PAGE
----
The street date for Square Enix's role-playing game Final Fantasy 15 gets broken early, leading the open world title's developer to apologize to fans.
Although its official release date had originally been set for next week on November 29, it seems as if loads of fans have already gotten their hands on copies of Final Fantasy 15. The most recent entry in Square Enix's long-running role-playing game franchise has apparently leaked to the public in South America, with players having now posted innumerable streams for the open world title on various avenues on the Web.
With Final Fantasy 15 currently out in the wild ahead of its launch schedule, Square Enix has decided to be proactive about the situation by alerting fans of the game to be wary of potential spoilers being posted on the Internet. As a matter of fact, as seen in the tweet below, the RPG's director Hajime Tabata apologizes for the street date being broken in different regions of the world, and urges those who received a copy of the game earlier than the developer intended to refrain from spoiling any of its materials for those who have been patiently waiting for its official release.
As Tabata has mentioned above, the breaking of Final Fantasy 15's street date could be indicative of a situation that is not "completely avoidable," especially when one takes into consideration the high frequency of games that have unintentionally had their official launches broken earlier than developers have wanted. For instance, despite the best efforts of publisher and developer Bethesda Game Studios last year, the highly anticipated release of its post-apocalyptic RPG Fallout 4 leaked early, resulting in the game's title screen being shown off prior to the full product officially hitting store shelves.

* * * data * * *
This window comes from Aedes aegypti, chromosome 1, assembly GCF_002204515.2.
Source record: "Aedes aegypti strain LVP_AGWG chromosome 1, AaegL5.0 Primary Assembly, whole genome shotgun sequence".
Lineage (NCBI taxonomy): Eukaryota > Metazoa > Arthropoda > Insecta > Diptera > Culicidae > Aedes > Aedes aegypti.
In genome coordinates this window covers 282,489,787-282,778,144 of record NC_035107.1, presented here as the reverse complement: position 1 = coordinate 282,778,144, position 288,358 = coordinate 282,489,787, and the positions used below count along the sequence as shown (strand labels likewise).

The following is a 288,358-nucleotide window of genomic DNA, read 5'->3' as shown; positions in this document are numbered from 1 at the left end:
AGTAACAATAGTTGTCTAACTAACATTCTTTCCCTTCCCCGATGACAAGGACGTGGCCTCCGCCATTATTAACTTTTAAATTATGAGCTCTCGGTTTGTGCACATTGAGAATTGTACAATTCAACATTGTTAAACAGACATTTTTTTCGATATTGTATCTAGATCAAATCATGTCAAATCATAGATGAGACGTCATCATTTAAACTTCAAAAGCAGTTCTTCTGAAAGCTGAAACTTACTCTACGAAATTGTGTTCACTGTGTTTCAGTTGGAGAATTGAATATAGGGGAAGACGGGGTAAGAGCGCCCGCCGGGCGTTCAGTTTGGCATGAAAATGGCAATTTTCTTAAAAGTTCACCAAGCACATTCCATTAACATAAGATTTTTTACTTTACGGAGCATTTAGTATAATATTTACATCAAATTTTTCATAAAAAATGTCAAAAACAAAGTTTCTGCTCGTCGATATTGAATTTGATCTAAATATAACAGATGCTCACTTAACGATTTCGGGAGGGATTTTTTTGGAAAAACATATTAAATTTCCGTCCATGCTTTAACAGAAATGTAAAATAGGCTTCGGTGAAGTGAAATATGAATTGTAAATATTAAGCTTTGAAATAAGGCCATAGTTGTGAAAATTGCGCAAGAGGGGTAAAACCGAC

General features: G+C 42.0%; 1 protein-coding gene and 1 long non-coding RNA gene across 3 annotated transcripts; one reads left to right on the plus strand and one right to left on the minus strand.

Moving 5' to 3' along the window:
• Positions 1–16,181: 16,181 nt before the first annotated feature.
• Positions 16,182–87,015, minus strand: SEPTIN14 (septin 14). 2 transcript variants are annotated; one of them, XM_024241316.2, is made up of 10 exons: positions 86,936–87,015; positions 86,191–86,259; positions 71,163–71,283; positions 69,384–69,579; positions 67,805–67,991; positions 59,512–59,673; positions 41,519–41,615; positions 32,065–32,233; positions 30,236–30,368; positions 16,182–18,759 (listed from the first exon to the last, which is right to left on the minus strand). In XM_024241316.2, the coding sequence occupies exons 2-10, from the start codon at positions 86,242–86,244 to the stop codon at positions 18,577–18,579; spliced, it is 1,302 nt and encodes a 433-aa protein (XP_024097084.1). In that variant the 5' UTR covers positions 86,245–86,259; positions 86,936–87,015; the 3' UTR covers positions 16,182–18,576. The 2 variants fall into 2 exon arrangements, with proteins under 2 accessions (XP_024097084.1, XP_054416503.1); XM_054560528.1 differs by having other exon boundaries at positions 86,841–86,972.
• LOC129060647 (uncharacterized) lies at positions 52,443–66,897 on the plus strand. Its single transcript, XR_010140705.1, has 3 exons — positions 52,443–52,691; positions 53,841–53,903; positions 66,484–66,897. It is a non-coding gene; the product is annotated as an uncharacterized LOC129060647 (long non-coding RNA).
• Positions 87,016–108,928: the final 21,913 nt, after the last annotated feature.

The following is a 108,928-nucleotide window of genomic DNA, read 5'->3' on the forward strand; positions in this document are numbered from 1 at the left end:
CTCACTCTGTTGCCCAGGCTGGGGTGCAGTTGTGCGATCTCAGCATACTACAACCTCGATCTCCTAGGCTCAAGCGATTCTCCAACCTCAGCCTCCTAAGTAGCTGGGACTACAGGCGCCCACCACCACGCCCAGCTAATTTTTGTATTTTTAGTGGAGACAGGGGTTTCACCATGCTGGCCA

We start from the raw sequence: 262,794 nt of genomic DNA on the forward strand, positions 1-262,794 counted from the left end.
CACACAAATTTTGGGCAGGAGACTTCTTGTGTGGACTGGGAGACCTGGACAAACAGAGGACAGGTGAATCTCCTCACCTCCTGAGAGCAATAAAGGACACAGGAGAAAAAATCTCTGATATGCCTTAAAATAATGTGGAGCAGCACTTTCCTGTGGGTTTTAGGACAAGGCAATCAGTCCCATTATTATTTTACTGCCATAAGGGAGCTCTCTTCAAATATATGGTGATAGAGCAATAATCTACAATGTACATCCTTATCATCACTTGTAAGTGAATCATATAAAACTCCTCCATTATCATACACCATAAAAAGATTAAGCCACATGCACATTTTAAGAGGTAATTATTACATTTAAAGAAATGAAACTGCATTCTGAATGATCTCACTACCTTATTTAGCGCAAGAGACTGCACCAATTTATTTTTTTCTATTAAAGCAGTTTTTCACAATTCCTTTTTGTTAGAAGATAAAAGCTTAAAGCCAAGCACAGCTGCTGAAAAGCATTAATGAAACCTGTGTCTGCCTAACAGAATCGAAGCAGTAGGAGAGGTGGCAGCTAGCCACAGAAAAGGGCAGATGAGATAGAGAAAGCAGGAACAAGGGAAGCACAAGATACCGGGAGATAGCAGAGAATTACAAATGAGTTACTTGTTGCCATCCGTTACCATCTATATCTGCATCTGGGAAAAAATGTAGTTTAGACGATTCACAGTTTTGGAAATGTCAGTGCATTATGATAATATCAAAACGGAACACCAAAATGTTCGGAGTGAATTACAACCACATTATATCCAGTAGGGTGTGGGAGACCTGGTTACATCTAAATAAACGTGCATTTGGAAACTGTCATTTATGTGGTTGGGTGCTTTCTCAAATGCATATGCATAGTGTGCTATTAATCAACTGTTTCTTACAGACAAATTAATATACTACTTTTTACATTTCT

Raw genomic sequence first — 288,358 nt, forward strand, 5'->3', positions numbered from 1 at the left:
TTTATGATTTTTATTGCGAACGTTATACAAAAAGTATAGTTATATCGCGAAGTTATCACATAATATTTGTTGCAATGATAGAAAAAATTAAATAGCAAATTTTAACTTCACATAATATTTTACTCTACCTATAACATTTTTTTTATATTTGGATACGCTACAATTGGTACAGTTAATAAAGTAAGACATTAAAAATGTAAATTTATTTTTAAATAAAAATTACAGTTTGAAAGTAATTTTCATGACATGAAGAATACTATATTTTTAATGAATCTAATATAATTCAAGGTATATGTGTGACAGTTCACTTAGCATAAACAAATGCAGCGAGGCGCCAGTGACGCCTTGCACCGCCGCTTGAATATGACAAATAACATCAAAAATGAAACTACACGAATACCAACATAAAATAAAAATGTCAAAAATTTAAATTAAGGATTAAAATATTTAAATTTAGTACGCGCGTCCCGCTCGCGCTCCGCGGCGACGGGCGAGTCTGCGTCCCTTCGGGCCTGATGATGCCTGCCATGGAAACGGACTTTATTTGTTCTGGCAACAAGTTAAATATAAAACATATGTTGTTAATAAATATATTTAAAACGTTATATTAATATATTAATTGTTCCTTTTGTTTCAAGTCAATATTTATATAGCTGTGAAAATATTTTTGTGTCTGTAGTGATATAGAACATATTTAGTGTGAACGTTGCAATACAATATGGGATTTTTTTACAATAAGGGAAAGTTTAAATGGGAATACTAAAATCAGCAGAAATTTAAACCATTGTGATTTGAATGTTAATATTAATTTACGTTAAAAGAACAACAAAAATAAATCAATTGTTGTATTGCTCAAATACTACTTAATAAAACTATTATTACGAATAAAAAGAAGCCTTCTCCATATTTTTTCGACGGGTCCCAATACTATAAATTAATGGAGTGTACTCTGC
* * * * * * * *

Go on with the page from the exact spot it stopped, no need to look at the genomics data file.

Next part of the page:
So, although Final Fantasy 15 has now joined the ranks of myriad games that have had its street date broken, those who are currently enjoying the title prior to launch may be encountering some issues with the gameplay, for Square Enix has declared that the RPG will have its first update come in the form of a day one patch. Apparently, the download is set to be roughly 7.2 gigabytes, so fans will need to set aside a decent amount of storage space in order to have the game running at peak performance.
For those Final Fantasy 15 fans waiting for the game's official launch next week who want to learn more about what it will offer without having anything major spoiled for them, Square Enix has put out plenty of videos sanctioned by the company regarding the title's contents. As a matter of fact, one of the longer clips the developer has provided gives potential players a look at the first 40 minutes of the game, detailing combat and environment exploration.
Taking all of this into account, one can only hope that those who have received Final Fantasy 15 earlier than expected will be respectful to fans wanting to avoid unwanted spoilers by not posting crucial clips or screenshots of gameplay online. It would be incredibly disappointing for the ostensibly innovative ending for FF 15 to be revealed before many have even had a chance to play it.
Final Fantasy 15 is officially scheduled to release on November 29, 2016 for PlayStation 4 and Xbox One.